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Seniors curing loneliness through furry friendships thanks to Valley nonprofit

Seniors adopting pets.png
Posted at 3:19 PM, Feb 18, 2022
and last updated 2022-02-18 21:05:44-05

PHOENIX — “Look at this, hi precious,” said Scottsdale resident Bea Tallent as her new kitty Mya crawled from a small kennel and into her arms.

It’s a delivery of unconditional love, transforming heartache into joy for the 89-year-old Scottsdale resident. These life-changing moments are taking place for seniors across the Valley thanks to a nonprofit called The Barnhouse Community. The organization and its team of wonderful volunteers are on a mission to change the lives of seniors in need of companionship.

“My desire is to connect people and animals on whatever level that is, and I think there’s something significant about that connection,” said Cassidy Porter.

Porter founded The Barnhouse Community in December 2020, launching their companion program shortly after. It aims to bring happiness to sick and lonely seniors by matching them with furry friends.

“Many seniors however worry about their ability to sustain daily care, veterinary visits, and costs. Others are concerned with what would happen to their cherished pet, if the pet outlives them,” said Porter.

The organization seeks to remove all of those potential barriers by arranging for whatever assisted supportive care is needed and accepting the pet back into the program when the time comes.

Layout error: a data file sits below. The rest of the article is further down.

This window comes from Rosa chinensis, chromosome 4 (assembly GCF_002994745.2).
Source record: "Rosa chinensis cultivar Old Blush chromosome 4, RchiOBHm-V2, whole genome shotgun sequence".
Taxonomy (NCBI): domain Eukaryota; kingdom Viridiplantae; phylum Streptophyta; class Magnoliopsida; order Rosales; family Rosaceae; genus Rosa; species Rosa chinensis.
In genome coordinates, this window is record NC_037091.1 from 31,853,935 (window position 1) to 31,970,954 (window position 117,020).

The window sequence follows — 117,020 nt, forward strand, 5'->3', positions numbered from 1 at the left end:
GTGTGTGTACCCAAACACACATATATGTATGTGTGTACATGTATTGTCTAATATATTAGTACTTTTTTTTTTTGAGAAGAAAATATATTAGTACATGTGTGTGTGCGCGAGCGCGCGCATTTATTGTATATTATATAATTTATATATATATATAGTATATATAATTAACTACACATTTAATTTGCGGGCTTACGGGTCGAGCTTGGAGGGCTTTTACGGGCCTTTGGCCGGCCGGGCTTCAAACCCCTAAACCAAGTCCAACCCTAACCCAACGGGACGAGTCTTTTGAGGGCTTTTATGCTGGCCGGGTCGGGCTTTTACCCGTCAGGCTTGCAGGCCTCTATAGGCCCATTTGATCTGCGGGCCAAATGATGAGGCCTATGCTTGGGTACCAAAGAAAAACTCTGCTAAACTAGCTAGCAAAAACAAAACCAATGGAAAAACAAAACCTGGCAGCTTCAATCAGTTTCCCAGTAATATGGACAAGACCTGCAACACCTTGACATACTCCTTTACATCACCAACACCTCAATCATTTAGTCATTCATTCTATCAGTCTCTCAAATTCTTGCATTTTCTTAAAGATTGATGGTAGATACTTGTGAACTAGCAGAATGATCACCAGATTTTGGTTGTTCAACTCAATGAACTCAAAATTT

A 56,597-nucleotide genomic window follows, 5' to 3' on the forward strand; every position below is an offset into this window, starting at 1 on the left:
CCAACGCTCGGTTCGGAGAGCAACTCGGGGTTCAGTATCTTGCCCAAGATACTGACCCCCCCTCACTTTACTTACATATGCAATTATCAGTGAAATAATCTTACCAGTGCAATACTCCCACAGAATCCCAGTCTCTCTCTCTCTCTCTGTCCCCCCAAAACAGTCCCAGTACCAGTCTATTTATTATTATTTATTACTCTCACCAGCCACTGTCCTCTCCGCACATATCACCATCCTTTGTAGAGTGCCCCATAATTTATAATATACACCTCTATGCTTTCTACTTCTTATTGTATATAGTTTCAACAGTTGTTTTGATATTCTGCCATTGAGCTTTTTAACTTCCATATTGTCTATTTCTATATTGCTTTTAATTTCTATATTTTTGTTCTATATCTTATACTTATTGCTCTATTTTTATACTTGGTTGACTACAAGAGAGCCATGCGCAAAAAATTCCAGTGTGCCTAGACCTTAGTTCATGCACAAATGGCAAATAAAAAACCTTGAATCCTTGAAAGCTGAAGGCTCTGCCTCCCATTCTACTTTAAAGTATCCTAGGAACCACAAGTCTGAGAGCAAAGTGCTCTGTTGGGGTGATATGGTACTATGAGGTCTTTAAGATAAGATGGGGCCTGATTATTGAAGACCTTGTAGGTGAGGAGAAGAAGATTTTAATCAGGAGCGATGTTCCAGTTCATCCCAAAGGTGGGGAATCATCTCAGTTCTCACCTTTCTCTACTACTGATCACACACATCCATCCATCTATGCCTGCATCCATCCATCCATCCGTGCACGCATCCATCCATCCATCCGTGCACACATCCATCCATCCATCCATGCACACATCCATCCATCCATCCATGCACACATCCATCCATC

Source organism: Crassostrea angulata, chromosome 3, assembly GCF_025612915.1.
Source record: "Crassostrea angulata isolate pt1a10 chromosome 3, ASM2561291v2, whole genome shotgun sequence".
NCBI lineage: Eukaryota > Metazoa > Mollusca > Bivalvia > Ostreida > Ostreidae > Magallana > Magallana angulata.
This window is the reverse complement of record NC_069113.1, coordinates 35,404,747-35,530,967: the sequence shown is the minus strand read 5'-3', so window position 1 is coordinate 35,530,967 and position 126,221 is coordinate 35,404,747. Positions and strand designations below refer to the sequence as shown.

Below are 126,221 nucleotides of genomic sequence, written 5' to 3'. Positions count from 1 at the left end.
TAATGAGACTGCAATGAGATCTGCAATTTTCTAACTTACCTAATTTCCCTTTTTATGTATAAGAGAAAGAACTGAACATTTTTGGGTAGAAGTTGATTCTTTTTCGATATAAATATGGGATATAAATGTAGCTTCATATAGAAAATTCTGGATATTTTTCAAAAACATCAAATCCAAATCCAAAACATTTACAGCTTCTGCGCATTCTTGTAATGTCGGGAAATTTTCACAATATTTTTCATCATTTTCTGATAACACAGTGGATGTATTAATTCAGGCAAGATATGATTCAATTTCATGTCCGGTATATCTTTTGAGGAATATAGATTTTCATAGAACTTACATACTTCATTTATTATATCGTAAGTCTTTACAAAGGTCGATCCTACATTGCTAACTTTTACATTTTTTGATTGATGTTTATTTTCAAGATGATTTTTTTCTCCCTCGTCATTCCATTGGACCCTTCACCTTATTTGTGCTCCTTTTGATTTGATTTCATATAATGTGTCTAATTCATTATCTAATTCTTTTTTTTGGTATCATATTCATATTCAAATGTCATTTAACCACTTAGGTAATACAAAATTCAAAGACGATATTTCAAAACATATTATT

“It was disheartening to see all these animals in cages in organizations that didn’t have anywhere to go and didn’t have homes,” said Porter.

Instead, she works to connect with seniors like Bea and give cats like Mya the home they deserve.

“From the very beginning, she was a very affectionate kitty, she just belonged here, these wonderful people found her for me,” said Bea.

Bea, a retired flight attendant is battling stage four cancer. Her 18-year-old cat Gracie recently passed away. Her death left a massive hole in her heart now filled by Mya.

“When you're alone, you’re used to having someone for 18 years, you miss them terribly,” said Bea.

Volunteers with the organization come change out litter boxes once a week if needed and provide all food and vet care for the seniors now acting as foster parents to their new pets. In the end, it forms the perfect match at a time it’s needed most.

The Barnhouse Community is always in need of monetary donations as well as volunteers to assist their seniors with their new companions. If you’d like to get involved, you can visit their website.